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Boardrooms need to be real about climate-aligned business

Boardrooms need to be real about climate-aligned business

Worryingly, boardrooms remain mostly ignorant about the climate crisis.

Worryingly, boardrooms remain mostly ignorant about the climate crisis.Worryingly boardrooms are still unaware of the climate crisis.

By Arunabha Ghosh

At the climate negotiations held in Glasgow, India made bold promises. Now is the time to take action. How might India’s business community respond? Ignorance or avoidance? Acceptance or ignorance? The first is a pathology to be overcome, while the second delays the inevitable. Corporate India must accept the new scenario. The Boardrooms would be well advised to focus on five priorities.

Climate risk. Businesses should have realized that climate change is more than a concern for environmentalists. It is a strategic business risk. Even for those businesses that don’t take a long-term view, 2021 showed enough evidence to show that the risks are increasing even for those who do. Extreme weather is increasing in intensity and occurs more frequently than expected, including floods in China or Europe, heatwaves across Canada, and forest fires that ravage California and Siberia. This is causing billions of dollars of damage. Additionally, the lack of adequate insurance protection against rising climate risks and non-linearities, especially in emerging economies is alarming.

Boardrooms are still largely ignorant about the climate crisis, which is worrying. NYU Stern School of Business published a paper earlier this year that examined 1188 Fortune 100 directors about their ESG (environmental. social. governance) credentials. Only three knew anything about climate change, two knew a little about water, ten about sustainable development, and 14 about energy.

India too has large industry associations that have committees on climate change and sustainable development. However, it is unlikely that the full extent or impact of climate risk is being understood or internalised. For example, consider that three quarters of India’s districts have become hotspots in extreme weather events like floods, droughts, and cyclones. Consider next findings from CEEW’s recent Climate Vulnerability Index, which shows that 463 of India’s districts (home to 968 million) are extremely vulnerable to climate change. Consider making a decision in the boardroom to invest $100 million in a new manufacturing facility. Companies will be at risk of serious damage to their investments if ESG compliance is treated as a simple check-the-box exercise and a copy-and-paste exercise from consultants.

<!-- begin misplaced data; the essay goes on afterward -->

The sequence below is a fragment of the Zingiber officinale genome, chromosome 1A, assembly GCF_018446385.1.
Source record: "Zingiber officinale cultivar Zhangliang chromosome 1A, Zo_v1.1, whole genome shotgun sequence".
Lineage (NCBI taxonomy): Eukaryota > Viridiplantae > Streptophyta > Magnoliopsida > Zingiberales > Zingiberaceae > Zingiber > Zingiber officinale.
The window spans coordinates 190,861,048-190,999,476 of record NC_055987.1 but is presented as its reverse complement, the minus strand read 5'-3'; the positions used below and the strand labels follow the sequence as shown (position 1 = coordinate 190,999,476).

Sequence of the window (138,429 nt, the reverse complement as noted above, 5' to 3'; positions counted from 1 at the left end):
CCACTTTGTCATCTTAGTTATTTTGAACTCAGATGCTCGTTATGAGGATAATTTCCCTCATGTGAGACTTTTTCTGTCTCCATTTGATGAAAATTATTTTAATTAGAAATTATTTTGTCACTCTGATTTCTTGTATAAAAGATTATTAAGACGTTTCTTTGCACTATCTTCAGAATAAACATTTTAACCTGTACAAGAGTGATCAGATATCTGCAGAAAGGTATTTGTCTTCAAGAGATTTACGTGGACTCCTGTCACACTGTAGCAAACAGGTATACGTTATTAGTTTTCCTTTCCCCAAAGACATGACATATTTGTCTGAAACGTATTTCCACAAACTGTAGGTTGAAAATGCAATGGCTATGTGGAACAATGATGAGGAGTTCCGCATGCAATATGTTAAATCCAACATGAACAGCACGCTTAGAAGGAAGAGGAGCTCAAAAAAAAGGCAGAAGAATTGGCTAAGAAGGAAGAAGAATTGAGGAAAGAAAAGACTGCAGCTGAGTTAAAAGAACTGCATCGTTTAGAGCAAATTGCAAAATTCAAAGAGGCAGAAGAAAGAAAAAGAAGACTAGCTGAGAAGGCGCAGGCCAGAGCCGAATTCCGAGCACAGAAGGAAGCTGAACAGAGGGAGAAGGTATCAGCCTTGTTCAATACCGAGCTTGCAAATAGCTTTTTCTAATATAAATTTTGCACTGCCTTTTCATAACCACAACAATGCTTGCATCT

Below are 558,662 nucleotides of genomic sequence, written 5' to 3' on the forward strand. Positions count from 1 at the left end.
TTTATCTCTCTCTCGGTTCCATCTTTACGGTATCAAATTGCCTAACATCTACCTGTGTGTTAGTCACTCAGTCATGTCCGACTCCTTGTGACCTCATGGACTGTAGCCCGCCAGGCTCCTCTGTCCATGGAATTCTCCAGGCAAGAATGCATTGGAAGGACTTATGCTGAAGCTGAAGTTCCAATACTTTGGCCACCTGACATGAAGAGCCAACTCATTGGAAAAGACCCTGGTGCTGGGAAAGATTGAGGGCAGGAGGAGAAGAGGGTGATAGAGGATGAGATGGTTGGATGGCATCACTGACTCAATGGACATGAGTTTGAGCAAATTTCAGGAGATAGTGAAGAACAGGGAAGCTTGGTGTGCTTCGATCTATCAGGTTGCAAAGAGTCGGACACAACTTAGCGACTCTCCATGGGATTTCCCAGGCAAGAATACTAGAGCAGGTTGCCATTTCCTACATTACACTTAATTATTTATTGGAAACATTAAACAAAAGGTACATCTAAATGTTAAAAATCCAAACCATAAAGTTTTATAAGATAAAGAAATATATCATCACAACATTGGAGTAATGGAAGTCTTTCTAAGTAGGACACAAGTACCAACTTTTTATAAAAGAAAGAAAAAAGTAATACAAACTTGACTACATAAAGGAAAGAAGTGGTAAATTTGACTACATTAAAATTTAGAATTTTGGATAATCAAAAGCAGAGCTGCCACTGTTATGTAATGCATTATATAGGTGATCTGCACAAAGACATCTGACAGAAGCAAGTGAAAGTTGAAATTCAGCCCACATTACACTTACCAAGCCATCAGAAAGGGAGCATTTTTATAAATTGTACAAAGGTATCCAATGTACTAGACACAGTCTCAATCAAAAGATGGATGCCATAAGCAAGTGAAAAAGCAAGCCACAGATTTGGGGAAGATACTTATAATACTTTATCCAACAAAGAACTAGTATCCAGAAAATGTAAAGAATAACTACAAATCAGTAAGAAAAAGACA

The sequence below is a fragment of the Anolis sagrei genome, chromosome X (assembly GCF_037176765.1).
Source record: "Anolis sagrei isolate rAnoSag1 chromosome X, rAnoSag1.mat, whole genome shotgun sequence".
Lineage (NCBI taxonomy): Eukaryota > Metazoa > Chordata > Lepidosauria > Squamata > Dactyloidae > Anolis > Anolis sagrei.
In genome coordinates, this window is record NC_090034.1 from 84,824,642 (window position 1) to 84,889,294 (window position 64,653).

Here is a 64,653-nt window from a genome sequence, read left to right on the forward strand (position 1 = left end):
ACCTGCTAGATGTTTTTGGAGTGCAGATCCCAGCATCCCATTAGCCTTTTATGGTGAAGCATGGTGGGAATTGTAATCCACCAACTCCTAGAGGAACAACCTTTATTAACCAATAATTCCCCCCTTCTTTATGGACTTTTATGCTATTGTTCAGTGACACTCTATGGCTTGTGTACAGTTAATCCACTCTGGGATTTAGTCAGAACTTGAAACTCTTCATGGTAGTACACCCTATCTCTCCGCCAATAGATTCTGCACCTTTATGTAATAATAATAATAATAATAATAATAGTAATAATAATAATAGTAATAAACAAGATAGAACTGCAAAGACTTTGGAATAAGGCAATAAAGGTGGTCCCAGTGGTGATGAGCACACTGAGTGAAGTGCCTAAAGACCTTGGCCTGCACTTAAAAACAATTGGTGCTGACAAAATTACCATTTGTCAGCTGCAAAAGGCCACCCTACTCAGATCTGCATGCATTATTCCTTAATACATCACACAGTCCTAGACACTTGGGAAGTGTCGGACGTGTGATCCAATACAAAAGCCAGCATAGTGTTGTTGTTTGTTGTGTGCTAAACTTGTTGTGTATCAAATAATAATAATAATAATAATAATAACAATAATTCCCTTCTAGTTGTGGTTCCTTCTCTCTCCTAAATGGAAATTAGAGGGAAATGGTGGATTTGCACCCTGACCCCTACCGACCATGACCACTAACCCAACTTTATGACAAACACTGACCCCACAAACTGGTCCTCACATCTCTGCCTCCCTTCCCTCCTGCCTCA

A majority of Indian companies fall under the category of micro, small, or medium enterprises. They may not be able to comply with securities regulators’ requirements or have professional boards. Their vulnerability to climate risk is still real. Corporate strategy cannot include ignorance.

It is important to understand the transformational power of net zero. Another challenge is that even senior management and boards might not be aware of the importance of the climate crisis for their sector. Steel, cement, fertiliser and petrochemicals account for 75% of India’s industrial emissions. An exporter of garments could think that climate commitments cannot be avoided.

Except that the goal to achieve net zero emissions by 2070 requires not only energy transition, but also economic transformation. It will require rebalancing every sector. By 2070, India will need 5630 gigawatts of solar power, 1792 GW of wind power, 79% of freight trucks will have to be electric (the rest fuelled by green hydrogen), electricity’s share in industrial energy will have to jump from 16% today to 65% in 2070, and crude oil use must peak by 2050 and drop 90% during 2050-70. Every sector will be affected by changes of this magnitude.